Both teams put together their various plans. The French plan involves pining down the flanks; the Russians by the Polish 5th Corps and 1st Prussian Corps by the French / Italian 3rd Corps whilst in the centre the 2nd and 4th Corps were committed to punch a hole in the Allied centre. The French formed 2 grand batteries to punch a hole in the Bavarians holding the town and the second to punch through the Prussian 2nd Corps. The Guard were be launched when the gap had been created.
For our Easter 2 day game we decided to play a big Napoleonic game. Noel volunteered to put together the scenario and the end result was a huge game of over 11,500 15 mm figures from the collections of Phil, Noel and Dave. The game was set in 1813. With Prussians, Austrians and Russians against the French and their allies, Italians, Neapolitan and Polish. We decided to use a marginally modified version of Shako but dropped the skirmishers for speed.
The French forces were made up of 5 Infantry Corps and 2 Cavalry Corps, 1st Corps was the Guard which had 2 Infantry Divisions, the Old/Middle Guard and Young Guard and 3 Guard cavalry divisions, 1 Heavy and 2 light. 2nd Corps was 3 French infantry division and a Light cavalry division attached. 3rd Corps was formed of 1 French Infantry Division and 3 Italian Infantry divisions with 2 Italian cavalry divisions attached. The 4th Corps was made up of 3 French Infantry divisions and Neapolitan Infantry Division with 1 French Light Cavalry Division attached along with a Neapolitan Cavalry Division. The 5th Corps was made up of 3 Polish Infantry Divisions and 2 Polish Light Cavalry divisions. In reserve were 2 Cavalry Corps 1st heavy cavalry Corps consisting of 3 Heavy Cavalry division and the 2nd Cavalry Corps consisting of the 1 Polish Heavy cavalry Division and 2 French Light Cavalry divisions.
On The Allies the Prussians formed 2 Infantry Corps each of 3 infantry Divisions and attached light cavalry divisions. There were 2 cavalry corps in reserve the 1st was comprised of 3 heavy cavalry divisions the 2nd was made up of 2 light cavalry divisions. The Austrians were also made up of 2 Infantry Corps. The 1st had 4 infantry divisions and a Light Cavalry division. The 2nd was formed of 2 infantry divisions, 1 Grenadier Division and 1 Bavarian Infantry division. This had 2 light cavalry divisions attached 1 Bavarian and 1st Austrian. In reserve for the Austrians were 1 heavy Cavalry Corps comprised of 2 divisions. Finally the Russian were made up of 1 Infantry Corps of 4 infantry Divisions and 1 Cavalry Corps consisting of 1 Heavy Cavalry Division and 2 Light Cavalry division. Roaming around the flanks were Cossack brigade.
Our quest to find a set of rules for this period continued. Richard brought along his great collection of 15mm figures and we tried Field of Glory Renaissance rules again. Richard did a sterling job of umpiring the game and he fielded two early war armies with the Royalist having Pike heavy foot and the usual good if slightly uncontrollable cavalry. The Royalist also had some Dragoons and a unit of Commanded shot. The parliamentarians had better infantry and their cavalry was inferior although 2 units were determined horse with a unit of commanded shot.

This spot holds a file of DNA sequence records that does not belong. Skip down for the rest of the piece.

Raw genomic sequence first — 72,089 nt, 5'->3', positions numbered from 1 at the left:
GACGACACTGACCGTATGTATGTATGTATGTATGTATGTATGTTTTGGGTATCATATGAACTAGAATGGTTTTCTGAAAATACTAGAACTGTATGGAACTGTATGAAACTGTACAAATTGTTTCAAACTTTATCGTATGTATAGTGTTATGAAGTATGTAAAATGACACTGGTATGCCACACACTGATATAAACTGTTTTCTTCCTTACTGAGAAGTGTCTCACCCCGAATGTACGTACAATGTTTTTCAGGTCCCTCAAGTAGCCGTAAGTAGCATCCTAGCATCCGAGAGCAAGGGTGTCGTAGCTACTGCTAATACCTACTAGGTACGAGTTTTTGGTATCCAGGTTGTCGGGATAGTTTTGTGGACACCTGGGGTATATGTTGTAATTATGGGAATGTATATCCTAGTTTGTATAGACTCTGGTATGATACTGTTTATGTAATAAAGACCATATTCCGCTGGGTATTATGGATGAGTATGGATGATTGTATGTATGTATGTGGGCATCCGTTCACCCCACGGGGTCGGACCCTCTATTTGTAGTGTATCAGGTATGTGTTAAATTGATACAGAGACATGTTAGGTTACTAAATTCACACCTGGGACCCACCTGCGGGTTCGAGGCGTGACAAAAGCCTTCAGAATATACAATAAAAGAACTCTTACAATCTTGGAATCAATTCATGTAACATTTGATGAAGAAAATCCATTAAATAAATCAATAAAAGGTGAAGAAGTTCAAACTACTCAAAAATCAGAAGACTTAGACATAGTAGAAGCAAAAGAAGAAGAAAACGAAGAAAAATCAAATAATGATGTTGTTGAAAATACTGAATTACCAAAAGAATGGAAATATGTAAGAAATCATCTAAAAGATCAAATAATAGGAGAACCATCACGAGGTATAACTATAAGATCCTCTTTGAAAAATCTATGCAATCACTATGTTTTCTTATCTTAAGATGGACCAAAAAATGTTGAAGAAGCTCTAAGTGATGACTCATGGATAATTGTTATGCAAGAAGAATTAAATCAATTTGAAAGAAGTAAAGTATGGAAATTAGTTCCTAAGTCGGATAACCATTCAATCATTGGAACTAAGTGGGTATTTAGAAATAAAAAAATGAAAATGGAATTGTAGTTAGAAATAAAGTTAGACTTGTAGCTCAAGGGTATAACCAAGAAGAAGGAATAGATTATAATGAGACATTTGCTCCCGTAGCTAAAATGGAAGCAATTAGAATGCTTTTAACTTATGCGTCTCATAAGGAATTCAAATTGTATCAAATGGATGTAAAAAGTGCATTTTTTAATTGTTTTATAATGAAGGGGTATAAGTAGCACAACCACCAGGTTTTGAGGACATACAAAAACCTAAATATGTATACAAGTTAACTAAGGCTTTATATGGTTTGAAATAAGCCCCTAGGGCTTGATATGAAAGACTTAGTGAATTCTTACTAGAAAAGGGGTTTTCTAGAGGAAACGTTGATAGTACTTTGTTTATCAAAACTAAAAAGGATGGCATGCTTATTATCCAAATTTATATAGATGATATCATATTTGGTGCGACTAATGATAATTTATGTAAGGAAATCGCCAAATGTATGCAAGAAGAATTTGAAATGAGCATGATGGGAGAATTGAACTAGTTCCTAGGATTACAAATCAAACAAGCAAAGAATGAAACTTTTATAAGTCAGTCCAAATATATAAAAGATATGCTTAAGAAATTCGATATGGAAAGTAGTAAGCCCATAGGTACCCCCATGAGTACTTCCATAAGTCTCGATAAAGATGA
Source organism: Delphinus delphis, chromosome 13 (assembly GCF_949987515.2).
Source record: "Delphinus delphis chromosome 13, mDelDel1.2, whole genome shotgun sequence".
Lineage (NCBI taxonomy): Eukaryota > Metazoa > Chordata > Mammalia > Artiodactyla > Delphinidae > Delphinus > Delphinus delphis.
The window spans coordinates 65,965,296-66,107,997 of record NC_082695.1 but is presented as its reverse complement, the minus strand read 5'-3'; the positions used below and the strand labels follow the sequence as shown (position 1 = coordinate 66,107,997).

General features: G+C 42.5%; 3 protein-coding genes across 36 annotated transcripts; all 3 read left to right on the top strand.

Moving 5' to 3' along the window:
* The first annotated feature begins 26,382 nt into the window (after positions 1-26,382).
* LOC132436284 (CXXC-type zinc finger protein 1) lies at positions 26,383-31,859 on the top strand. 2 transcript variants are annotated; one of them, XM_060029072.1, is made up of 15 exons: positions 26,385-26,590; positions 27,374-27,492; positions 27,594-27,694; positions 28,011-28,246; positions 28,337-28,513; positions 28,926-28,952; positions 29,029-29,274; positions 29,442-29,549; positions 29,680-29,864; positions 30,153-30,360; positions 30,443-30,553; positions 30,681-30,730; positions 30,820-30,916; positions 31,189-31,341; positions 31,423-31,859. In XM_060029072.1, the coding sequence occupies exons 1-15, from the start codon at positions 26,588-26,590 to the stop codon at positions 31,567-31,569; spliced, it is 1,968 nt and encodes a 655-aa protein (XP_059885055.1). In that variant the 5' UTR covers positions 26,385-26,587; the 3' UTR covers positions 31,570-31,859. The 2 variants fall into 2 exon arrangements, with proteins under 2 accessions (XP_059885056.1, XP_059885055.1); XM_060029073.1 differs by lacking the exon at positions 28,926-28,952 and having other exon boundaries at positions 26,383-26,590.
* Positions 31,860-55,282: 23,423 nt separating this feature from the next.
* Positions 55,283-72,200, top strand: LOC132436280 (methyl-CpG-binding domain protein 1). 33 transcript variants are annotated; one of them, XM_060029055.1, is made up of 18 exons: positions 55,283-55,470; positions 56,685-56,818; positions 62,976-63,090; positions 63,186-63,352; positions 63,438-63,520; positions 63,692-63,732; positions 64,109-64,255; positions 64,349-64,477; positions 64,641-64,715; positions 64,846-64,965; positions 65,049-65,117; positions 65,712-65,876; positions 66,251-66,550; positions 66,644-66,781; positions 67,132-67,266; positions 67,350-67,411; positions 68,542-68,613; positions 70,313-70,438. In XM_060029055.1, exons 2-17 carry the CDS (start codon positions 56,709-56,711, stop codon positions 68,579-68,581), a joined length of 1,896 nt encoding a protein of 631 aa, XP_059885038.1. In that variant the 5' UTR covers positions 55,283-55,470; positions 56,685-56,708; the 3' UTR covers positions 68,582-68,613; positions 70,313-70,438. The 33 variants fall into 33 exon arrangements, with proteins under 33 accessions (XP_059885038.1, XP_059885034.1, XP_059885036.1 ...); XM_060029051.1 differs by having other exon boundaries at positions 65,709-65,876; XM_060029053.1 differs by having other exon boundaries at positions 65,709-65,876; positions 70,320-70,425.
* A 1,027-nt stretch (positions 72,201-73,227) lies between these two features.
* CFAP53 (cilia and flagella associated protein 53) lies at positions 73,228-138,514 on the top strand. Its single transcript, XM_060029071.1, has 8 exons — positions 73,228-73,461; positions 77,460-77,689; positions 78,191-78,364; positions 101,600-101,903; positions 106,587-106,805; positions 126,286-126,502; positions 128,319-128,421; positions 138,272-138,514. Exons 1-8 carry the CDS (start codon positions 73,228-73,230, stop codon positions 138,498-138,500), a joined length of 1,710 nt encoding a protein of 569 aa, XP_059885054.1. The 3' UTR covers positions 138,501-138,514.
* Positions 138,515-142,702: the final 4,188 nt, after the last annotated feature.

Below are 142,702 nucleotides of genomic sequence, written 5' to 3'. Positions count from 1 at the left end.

We rolled to see who played who which side. Noel, myself, Jonathan and Patrick were for Parliament against Mark, Simon and Alan for the King. Phil watched avidly whist Richard worked hard to keep us all in check. Parliament won the initiative and Jonathan, despite being outnumbered launched his Parliamentarian cavalry forward to try and sweep away his opposite number with his determined horse in front. In the centre the parliamentarian infantry advanced forward to engage their opponents. On the Parliamentarian left their cavalry also advanced to take advantage of their superior numbers having three cavalry units to the Royalist two. The parliamentarian infantry came under ineffectual artillery fire as it advanced but the parliamentarian artillery had a bit more luck taking first blood. The Cavalry battle on the parliamentarian left was a mixed affair the Parliamentarian Determined Horse mowed down their opposition but their flanking cavalry were taken out by the charging Cavaliers. The Infantry meanwhile moved forward slowly.
At last the Parliamentarian infantry and their cavalry on the right flank were engaged. Despite being better quality in shooting the Royalist got the better of the firing and once engaged in melee they also got the better of the fight. The dice gods yet again were showing their thoughts. The Royalist could not stop rolling 6s whilst the Parliamentarians seem to see more than a few ones! The parliamentarian Cavalry on the left despite the numerical advantages were struggling to get through and were threatened with Royalist Infantry. In the centre the Parliamentarian infantry were in retreat whilst on the right wing the Royalist Cavalry had recovered and were bearing down on the remaining Parliamentarian cavalry. It look like it would be a victory for the King when time ran out. The rules worked well and we decided that another outing would be good and we all vowed to read them over the next few weeks.